The winner also takes away two free Wyoming Governor's Hospitality and Tourism Conference registrations for your company, a $740 value! The conference this year is January 30 through Feb. 1, 2011.

Tell us your story!
Encourage your employees to enter!
Don't miss your chance to win $500 CASH!


Alan Dubberley, Deputy Director
Wyoming Office of Tourism
1520 Etchepare Circle
Cheyenne, WY 82007

Official Rules for Wyoming Face of Travel contest: http://wyomingfaceoftravel.com/pg/official_rules.htm

WOW hosts opening reception Nov. 19 for "Affordable Art for the Holidays"

Laura Bell speaks about "Claiming Ground" Dec. 9 at Teton County Library in Jackson

On Thursday, Dec. 9, 7 p.m., author Laura Bell will talk about “Claiming Ground” at the Teton County Public Library in Jackson.

With stints as a rancher, forest ranger, outfitter, masseuse, wife and mother, author Laura Bell vividly recounts her struggle to find solid earth in which to put down roots in her memoir, "Claiming Ground." At loose ends after graduating from college, Bell leaves her family home in Kentucky for a wild and unexpected adventure: herding sheep in Wyoming’s Big Horn Basin. Inexorably drawn to this life of solitude and physical toil, a young woman in a man’s world, she is perhaps the strangest member of this beguiling community of drunks and eccentrics. Only through time and distance does she acquire the wisdom that allows her to see the love she lived through and sometimes left behind.

Location: Ordway Auditorium. Free. Adult Humanities Coordinator, Oona Doherty, 733-2164 ext. 135 or odoherty@tclib.org.

Nicolaysen Art Museum names new director

From a press release:

The Board of Directors for the Nicolaysen Art Museum & Discovery Center has hired Connie Gibbons, a 20-year museum professional in Texas and the Midwest, to serve as the museum’s new executive director, according to Board President Peter Nicolaysen.

“The board was extremely impressed with Ms. Gibbons’ qualifications and character, and her experience in museum leadership,” he said. “We are certain that Ms. Gibbons will be a wonderful leader for the NIC in the years to come.”

Gibbons will begin her duties on Jan. 1, 2011.

A native of Phoenix, Ariz., Gibbons received her Masters in Fine Arts from Texas Tech University in Lubbock, Texas and her BA from Drury University in Springfield, Mo.

Most recently, she was executive director of the B.B. King Museum & Delta Interpretive Center in Indianola, Miss., where she oversaw construction and exhibit development of that museum, which opened in September 2008. In the last two years, Gibbons has also served as a panelist for grant reviews with the National Endowment for the Humanities and the Mississippi Arts Commission, a field reviewer for the Institute of Museum and Library Services, and MAP Reviewer with the American Association of Museums.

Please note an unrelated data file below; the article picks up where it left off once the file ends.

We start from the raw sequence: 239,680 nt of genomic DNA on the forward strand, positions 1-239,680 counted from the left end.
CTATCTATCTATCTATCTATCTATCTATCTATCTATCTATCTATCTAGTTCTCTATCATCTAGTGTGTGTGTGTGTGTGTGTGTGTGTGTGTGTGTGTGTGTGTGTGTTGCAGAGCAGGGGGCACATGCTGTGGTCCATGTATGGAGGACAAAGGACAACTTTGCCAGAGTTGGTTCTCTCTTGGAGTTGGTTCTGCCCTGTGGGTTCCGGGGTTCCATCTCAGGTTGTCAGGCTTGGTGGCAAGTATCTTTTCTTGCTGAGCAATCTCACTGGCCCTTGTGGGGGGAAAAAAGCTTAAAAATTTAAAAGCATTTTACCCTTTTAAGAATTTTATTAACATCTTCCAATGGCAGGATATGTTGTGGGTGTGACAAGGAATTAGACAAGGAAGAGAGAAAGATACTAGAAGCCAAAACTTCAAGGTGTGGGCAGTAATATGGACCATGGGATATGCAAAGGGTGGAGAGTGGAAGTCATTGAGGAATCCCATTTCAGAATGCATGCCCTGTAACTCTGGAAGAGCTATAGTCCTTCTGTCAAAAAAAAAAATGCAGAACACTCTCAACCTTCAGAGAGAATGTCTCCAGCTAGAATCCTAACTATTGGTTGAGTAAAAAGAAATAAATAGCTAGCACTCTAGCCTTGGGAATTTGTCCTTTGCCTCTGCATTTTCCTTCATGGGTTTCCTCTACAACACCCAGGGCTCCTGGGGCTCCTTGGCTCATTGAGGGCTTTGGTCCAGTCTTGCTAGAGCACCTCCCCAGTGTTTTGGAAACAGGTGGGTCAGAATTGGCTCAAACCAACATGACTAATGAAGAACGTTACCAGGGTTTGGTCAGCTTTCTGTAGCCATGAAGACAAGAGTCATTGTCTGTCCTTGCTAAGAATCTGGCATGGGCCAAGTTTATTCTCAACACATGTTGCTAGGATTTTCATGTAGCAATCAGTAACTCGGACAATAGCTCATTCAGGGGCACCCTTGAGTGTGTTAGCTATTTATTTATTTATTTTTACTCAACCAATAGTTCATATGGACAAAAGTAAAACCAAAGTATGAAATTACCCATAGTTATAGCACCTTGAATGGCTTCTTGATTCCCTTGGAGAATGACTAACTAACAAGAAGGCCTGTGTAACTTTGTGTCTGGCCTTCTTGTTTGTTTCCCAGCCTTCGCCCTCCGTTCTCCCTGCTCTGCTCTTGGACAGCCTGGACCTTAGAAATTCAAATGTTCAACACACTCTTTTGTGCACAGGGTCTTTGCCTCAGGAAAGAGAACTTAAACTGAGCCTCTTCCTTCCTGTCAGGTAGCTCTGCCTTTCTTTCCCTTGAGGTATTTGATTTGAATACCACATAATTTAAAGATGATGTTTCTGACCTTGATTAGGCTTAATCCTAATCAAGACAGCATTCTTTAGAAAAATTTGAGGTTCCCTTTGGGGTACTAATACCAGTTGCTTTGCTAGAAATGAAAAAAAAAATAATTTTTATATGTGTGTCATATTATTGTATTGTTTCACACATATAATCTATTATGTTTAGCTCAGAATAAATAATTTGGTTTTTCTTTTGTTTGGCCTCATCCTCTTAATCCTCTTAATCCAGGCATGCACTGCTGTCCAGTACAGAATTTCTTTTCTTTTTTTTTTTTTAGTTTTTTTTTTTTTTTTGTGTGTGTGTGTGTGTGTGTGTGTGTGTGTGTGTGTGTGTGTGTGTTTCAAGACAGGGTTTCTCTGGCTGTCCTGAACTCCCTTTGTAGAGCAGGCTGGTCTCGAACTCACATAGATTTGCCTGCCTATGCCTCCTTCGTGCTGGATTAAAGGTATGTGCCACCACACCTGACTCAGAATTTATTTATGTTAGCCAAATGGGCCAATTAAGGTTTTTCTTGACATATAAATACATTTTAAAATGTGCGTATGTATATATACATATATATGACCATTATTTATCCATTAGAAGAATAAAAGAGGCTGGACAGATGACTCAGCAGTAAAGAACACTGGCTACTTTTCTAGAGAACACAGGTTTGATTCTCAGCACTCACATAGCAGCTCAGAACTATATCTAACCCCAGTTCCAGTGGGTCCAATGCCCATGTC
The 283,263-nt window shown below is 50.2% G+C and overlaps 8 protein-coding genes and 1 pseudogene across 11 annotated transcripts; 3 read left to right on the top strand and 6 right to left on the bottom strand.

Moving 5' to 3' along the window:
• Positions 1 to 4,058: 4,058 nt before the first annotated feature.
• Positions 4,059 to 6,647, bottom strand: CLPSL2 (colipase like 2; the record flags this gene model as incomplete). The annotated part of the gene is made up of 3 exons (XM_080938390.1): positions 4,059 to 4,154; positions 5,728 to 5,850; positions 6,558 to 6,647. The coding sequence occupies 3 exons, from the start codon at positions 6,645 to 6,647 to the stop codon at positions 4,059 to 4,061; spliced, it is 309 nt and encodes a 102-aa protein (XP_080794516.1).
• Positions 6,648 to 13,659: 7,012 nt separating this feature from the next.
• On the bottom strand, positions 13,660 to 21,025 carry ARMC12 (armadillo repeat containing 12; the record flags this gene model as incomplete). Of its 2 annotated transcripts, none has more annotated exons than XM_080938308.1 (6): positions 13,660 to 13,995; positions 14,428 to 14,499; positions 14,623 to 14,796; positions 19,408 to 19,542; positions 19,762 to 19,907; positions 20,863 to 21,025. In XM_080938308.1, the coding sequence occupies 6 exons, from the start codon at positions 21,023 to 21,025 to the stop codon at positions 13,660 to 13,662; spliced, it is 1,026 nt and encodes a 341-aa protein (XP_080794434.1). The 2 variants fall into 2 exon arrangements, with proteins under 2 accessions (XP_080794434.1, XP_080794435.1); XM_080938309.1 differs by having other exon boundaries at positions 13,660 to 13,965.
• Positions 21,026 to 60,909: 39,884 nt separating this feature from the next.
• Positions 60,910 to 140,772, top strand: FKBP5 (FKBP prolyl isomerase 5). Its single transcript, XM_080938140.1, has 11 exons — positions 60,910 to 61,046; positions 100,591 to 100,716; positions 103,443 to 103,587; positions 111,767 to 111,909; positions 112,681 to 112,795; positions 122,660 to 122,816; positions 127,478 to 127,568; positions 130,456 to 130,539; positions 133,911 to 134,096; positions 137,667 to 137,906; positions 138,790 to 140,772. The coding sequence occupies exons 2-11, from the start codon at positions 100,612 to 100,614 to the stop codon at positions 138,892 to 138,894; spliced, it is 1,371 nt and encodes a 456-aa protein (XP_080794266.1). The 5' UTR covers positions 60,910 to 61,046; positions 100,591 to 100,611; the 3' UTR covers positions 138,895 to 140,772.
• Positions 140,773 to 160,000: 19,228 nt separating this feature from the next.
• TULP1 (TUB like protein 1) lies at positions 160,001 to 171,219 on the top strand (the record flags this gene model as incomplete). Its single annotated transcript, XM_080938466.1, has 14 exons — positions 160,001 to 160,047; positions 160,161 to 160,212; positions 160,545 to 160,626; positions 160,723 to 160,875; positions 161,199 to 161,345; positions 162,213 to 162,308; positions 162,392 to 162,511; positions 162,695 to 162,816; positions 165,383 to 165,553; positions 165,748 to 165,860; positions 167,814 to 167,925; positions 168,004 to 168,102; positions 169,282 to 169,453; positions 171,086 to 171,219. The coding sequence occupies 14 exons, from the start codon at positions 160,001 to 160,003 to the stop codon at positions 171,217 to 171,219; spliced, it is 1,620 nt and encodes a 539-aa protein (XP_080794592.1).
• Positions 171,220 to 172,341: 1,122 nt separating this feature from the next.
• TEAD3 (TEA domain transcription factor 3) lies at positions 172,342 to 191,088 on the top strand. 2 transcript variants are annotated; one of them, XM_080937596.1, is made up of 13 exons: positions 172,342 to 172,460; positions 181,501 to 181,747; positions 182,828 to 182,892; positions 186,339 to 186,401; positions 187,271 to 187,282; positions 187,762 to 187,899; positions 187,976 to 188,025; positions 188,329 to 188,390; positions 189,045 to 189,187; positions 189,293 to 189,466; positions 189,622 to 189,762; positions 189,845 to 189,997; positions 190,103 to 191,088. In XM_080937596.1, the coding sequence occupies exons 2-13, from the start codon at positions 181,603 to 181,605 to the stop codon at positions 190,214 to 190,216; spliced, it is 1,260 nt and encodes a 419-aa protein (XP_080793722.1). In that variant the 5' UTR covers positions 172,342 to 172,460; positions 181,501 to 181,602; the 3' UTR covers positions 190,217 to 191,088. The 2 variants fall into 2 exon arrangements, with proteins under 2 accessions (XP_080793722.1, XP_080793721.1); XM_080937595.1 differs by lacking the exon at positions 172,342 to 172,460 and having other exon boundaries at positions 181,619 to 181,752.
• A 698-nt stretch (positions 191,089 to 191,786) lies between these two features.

“I am excited about moving to Casper and working with the museum,” Gibbons said. “I think it’s doing some incredible work and I can’t wait to get started.”

Gibbons will take over the position currently served by the NIC’s Acting Director Val Kulhavy, who will continue as Director of Administrative Services.

The museum conducted a nationwide search to fill its top position and the board received more than 25 applications.

For more information, call the NIC at (307) 235-5247.

Wednesday, November 17, 2010

"The Refuge and the Muries" on display through Jan. 12 at Teton County Library

The Teton County Public Library in Jackson hosts the ehibition "The Refuge & the Muries: An Arctic Exploration."

Olaus and Mardy Murie played a pivotal role in preserving the Arctic National Wildlife Refuge, one of the world’s last unaltered landscapes.

The Murie Center celebrates the Refuge’s 50th anniversary with an interactive exhibit of stunning photos and sound recordings. See artifacts from the 1956 Murie Arctic Expedition, which provided political momentum for preserving the Refuge's millions of acres of pristine wildlife habitat. Read journal entries and view photos from local writer and adventurer Molly Loomis, who in 2010 retraced the expedition, following in the adventurous spirit of the Muries. The Murie Center presents this exhibit, on view through Jan. 12.

Location: Library Exhibit Gallery. Free.

FMI: Adult Humanities Coordinator Oona Doherty, 733-2164 ext. 135 or odoherty@tclib.org.

UW Eminent Writer in Residence Rattawut Lapcharoensap wins Whiting Award

Rattawut Lapcharoensap, an Eminent Writer in Residence in the University of Wyoming's MFA Program in Creative Writing, recently received a prestigious national award.

Lapcharoensap was awarded $50,000 from the Mrs. Giles Whiting Foundation for writers of exceptional talent and promise in early career. He was among 10 writers nationwide to receive the 2010 Whiting Writers' Awards. The awards, totaling more than $6 million since 1985, have gone to 260 poets, fiction and non-fiction writers and playwrights.

The recent 10 award recipients were announced at the Morgan Library & Museum in New York City.